Healthy snacking brand Graze has committed to reducing its plastic packaging by 80% over the next two years.
The brand intends to introduce a paper-based punnet later this year, replacing the current 100% recyclable plastic version made from 50% recycled materials.
Graze has worked with material suppliers and packaging manufacturers on a number of innovations over the past 10 months to identify an easily recyclable, sustainable alternative to plastic.
The Unilever-owned business said it had found its solution but was “still refining the current prototype to ensure sufficient barrier protection to maintain the delicious, fresh taste of Graze’s snacks – guaranteeing sustainability through the entire consumer experience, including minimising food waste”.
Once finalised, the paper-based punnet will be trialled with the brand’s direct-to-consumer customers to encourage feedback, before hitting grocery shelves in mid-2020.
Further developments in environmentally friendly packaging would then be rolled out by 2021, Graze added. It intends to ultimately eliminate plastic from its entire supply chain by exploring new material development, it said.
“This commitment takes the business one step further as it looks to remove plastic from its wider environmental footprint and opts for renewable alternatives,” the brand said.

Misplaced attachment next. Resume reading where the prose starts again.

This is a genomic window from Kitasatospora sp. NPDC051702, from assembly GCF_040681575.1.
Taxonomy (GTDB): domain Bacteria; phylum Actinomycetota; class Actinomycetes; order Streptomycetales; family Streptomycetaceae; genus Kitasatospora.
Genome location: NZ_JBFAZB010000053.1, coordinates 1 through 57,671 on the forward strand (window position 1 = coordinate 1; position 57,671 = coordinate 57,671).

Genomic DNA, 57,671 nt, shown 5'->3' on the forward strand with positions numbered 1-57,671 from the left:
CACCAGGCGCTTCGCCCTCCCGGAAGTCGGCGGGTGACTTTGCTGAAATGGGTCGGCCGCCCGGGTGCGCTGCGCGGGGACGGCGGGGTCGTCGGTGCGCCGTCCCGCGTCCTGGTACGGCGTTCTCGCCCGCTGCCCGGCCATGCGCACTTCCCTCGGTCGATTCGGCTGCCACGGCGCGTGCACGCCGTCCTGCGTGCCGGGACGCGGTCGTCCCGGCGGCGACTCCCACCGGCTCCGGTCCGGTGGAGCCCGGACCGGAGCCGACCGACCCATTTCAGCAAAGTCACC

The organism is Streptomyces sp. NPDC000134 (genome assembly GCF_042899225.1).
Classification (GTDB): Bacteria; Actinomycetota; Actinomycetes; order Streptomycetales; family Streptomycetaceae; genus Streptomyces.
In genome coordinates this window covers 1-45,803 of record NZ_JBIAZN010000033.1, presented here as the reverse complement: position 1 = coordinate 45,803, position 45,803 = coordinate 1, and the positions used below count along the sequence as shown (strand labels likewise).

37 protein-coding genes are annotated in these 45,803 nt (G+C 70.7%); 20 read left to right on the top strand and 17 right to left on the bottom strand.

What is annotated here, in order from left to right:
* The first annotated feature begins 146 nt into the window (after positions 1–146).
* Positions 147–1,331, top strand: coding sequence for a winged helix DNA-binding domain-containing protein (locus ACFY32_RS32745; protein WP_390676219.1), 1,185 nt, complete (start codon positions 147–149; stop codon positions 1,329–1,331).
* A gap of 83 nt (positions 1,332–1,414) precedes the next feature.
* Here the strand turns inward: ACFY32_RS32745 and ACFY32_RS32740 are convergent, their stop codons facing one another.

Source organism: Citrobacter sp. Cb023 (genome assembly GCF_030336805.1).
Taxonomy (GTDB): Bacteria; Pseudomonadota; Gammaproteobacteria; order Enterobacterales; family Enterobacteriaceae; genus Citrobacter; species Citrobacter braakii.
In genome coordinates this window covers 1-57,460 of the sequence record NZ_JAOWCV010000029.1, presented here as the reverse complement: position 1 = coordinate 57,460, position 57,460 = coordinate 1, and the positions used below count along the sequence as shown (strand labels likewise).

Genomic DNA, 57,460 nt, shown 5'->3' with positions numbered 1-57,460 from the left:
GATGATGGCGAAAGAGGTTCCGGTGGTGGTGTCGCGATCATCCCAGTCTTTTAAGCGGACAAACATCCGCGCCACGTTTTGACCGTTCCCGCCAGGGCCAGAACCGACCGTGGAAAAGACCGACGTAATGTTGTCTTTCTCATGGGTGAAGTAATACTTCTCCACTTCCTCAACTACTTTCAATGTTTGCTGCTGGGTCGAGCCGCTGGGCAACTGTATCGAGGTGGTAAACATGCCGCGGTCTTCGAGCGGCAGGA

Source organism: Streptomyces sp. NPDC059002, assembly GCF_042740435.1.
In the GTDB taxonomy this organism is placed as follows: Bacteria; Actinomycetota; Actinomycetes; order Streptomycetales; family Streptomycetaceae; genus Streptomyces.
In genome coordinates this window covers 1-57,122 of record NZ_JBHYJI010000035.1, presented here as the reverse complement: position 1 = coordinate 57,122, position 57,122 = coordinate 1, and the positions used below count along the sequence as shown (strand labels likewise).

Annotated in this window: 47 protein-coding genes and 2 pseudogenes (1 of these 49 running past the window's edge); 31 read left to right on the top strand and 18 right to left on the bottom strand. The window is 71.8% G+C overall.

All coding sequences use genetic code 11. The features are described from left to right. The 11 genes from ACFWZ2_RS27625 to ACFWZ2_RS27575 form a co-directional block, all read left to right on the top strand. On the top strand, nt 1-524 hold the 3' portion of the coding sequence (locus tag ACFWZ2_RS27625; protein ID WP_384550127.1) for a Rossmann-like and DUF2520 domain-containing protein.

The brand’s packaging development manager, Charlotte Mannings, claimed its pledge to cut 80% of plastic was “industry leading” – and said it had “no intention of slowing down until we reach our 100% target across the wider supply chain”.
The brand uses the 100% recyclable plastic material polyethylene terephthalate (PET) in its packaging, a material commonly used to make plastic drinking bottles. Mannings said: “We currently use plastic in our packaging because it provides the right level of barrier protection to ensure our products stay fresh from our factory to consumers. However, we have listened to our grazers and are looking for a more sustainable alternative that is fully recyclable and plastic-free”.
Source: The grocer